Darby said the odds of that happening are long. The 55 could fall out of the top 10 on Sunday if Brian Vickers has another run here like he had in October.
Darby also admits that anything is possible when you have Martin driving a majority of the races.
Wouldn't that be crazy?
I proposed that since I couldn't eat crow, I would eat everything on Martin's diet regimen for the next four weeks.
Jason Smith/Getty ImagesMartin trails Clint Bowyer by 101 points for the final Chase spot.
It would be my race to the Chase, so to speak, to run in conjunction with his.
It never materialized because Martin wanted to put all of his focus on the Chase, which probably was a good thing for me. Those familiar with the 51-year-old's diet say I never would have made it anyway. They made eating crow sound pretty good.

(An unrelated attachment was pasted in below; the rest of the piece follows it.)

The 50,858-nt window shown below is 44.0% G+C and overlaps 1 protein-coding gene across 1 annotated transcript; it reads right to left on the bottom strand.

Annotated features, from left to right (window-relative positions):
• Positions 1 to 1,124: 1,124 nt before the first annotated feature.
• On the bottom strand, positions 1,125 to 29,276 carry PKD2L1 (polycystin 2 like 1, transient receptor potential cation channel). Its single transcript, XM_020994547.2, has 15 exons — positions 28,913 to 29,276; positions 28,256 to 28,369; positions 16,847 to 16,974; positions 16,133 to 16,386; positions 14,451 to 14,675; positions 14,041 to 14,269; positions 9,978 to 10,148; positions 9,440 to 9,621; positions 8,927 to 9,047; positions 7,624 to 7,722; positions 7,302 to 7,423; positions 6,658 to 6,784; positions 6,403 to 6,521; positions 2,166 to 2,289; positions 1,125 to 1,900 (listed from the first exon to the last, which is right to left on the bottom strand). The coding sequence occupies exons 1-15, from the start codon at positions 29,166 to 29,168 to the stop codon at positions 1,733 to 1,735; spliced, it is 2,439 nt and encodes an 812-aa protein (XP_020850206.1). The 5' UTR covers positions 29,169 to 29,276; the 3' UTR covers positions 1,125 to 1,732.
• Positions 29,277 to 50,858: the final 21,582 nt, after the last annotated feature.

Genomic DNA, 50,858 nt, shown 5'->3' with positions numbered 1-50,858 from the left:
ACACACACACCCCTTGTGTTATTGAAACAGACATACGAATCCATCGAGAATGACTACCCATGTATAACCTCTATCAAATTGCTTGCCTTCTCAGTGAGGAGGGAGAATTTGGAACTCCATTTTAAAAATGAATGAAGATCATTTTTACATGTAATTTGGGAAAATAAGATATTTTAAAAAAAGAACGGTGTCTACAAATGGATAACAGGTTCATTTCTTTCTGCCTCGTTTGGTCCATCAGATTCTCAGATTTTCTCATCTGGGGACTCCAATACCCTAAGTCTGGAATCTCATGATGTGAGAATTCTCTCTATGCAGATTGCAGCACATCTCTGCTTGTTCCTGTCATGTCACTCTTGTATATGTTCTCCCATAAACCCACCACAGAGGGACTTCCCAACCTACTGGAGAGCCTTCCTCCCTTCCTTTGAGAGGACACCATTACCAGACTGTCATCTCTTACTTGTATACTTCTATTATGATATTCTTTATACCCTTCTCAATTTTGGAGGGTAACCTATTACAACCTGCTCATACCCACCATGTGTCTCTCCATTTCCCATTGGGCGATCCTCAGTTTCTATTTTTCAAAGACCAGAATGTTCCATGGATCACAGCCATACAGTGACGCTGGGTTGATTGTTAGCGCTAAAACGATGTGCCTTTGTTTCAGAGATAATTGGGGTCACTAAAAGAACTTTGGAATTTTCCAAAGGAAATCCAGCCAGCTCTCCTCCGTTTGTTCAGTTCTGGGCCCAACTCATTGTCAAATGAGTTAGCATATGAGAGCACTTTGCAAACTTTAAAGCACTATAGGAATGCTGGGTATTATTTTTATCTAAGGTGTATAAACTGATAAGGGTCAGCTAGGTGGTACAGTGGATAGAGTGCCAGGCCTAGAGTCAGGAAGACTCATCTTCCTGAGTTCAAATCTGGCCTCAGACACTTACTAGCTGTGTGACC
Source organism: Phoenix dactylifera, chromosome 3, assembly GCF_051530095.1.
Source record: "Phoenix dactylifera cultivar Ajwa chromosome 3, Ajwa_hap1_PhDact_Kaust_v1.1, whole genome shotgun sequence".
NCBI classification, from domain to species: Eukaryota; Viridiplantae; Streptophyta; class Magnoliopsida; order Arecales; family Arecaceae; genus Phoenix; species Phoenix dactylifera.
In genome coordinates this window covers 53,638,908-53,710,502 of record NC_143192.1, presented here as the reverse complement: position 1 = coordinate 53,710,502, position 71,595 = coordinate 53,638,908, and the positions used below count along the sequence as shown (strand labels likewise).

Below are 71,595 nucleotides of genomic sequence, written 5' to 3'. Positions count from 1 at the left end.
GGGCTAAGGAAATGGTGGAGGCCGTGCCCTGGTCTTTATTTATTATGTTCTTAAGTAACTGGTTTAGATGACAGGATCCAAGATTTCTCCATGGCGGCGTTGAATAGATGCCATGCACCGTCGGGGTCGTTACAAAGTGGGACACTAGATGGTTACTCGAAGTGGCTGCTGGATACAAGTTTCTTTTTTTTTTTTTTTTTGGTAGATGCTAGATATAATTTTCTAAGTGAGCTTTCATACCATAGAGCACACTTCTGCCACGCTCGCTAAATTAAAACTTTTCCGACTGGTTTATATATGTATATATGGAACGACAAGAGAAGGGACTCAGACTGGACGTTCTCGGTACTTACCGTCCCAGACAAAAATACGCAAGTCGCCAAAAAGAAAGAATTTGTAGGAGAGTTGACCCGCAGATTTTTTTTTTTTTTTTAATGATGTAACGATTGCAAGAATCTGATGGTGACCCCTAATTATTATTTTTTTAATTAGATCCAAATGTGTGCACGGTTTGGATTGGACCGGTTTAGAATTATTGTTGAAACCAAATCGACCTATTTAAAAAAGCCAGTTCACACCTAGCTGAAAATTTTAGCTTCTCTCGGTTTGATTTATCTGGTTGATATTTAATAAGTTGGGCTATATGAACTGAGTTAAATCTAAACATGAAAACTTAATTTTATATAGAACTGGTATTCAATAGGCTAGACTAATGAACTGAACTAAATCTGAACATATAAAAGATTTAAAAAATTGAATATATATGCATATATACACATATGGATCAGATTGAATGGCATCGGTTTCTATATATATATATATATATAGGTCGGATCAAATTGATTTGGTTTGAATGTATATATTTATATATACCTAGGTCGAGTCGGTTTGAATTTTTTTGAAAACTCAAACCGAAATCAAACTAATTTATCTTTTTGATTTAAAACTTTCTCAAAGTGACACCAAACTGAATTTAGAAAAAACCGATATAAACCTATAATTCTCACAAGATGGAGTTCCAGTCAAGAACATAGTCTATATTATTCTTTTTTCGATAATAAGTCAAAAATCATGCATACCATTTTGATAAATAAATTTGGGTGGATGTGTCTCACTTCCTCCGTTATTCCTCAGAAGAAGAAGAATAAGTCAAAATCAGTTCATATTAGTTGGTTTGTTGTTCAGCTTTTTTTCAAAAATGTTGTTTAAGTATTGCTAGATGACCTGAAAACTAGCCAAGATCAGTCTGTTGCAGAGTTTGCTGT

Now it looks like neither of us would have made it. Martin is 101 points behind Clint Bowyer for the 12th and final spot for the Chase with two races remaining. In the two races since the proposal, Martin has finished 28th and 23rd.
Crew chief Alan Gustafson never was more frustrated than Saturday night at Bristol Motor Speedway, where Martin never was a factor.
"We sucked," he said. "That's about all you're going to get out of me -- we sucked. We're still in it, but not the way we've run. We've got to focus on getting better. I don't feel we have the speed to go over there and take it from those guys. We get in right now, we won't do much."
Martin was in no mood to talk Saturday about his midpack run at Bristol, offering three words after climbing out of his car: "I can't talk."
Gustafson and Martin came in with high expectations this season. After winning five races and finishing second in points to teammate Jimmie Johnson in 2009, they felt a championship was within reach.